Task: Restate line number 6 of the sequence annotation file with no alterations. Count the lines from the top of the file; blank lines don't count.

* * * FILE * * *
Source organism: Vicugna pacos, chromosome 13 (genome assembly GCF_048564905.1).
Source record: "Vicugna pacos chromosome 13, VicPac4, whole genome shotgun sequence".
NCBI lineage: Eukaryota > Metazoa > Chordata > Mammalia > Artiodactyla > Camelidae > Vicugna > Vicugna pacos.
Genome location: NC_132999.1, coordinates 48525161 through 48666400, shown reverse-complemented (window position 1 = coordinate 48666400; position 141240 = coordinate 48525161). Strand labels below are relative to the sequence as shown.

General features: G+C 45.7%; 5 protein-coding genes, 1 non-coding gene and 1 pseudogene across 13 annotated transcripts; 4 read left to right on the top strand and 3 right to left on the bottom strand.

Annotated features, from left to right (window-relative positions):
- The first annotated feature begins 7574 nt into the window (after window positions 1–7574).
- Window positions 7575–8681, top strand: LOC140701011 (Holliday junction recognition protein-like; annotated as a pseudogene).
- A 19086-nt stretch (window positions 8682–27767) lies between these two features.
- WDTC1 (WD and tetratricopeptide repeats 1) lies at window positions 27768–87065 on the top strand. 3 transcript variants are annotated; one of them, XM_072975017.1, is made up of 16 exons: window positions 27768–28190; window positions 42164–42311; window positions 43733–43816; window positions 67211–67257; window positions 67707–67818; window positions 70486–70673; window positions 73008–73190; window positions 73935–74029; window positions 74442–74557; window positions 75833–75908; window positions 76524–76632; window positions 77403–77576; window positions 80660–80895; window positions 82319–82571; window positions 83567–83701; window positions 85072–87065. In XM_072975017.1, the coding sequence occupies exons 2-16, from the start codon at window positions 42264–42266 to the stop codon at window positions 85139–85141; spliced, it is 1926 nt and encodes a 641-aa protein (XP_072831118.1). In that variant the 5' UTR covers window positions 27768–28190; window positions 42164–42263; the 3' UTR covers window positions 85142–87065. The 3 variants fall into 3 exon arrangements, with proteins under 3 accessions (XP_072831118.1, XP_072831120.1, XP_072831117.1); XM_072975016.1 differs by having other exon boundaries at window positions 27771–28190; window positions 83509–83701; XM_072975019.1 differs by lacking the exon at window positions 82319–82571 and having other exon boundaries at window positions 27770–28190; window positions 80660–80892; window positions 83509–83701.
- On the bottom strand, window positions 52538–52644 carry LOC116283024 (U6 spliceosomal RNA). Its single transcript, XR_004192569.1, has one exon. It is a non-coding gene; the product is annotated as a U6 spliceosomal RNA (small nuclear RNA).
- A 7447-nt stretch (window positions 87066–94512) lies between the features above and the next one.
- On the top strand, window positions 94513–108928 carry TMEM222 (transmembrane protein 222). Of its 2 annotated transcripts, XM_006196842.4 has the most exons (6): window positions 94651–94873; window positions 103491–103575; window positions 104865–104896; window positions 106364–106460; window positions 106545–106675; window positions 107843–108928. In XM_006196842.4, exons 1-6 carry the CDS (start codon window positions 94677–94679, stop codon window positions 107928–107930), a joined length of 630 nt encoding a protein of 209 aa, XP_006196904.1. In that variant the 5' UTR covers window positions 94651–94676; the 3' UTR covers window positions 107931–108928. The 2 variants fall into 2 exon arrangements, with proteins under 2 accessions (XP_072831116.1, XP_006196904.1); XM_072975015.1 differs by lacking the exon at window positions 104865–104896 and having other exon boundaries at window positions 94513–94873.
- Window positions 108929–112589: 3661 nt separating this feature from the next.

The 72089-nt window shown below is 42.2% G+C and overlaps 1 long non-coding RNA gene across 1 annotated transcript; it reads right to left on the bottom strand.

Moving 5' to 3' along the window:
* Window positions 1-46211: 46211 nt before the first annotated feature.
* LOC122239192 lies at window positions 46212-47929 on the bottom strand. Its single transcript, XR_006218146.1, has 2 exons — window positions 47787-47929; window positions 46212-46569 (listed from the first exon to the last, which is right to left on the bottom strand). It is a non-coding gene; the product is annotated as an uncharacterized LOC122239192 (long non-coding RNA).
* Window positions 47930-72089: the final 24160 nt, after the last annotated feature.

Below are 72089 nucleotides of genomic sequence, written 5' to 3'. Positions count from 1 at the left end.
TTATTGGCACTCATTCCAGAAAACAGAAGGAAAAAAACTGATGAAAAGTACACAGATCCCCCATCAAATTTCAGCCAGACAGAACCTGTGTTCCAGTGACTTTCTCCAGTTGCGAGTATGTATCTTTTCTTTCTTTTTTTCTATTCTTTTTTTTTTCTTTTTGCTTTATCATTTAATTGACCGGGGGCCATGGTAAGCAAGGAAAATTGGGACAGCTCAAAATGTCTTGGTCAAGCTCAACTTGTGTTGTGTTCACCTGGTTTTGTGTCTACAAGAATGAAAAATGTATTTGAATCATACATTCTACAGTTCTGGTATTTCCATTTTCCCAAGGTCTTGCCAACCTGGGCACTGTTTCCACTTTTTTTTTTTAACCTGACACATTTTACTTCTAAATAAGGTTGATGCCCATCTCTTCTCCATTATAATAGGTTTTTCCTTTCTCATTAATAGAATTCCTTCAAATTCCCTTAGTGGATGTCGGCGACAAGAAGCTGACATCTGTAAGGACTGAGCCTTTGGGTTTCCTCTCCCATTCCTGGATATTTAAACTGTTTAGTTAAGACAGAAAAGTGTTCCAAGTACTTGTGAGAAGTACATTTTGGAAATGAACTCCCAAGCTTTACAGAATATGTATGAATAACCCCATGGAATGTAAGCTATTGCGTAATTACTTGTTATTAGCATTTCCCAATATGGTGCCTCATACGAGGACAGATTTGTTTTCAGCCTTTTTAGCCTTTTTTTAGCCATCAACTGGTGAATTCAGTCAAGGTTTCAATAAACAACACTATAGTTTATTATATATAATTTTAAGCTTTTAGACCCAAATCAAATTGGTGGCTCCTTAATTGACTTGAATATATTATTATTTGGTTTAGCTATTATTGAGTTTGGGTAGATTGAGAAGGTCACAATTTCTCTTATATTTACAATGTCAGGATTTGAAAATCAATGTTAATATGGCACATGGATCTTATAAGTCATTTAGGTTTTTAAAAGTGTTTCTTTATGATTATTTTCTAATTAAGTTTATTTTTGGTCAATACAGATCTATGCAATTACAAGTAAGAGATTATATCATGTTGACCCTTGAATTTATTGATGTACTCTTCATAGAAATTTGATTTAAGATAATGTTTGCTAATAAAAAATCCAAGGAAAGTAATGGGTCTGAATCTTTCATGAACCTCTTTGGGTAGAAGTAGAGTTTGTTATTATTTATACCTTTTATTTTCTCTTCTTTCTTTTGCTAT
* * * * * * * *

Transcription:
Annotated features, from left to right (window-relative positions):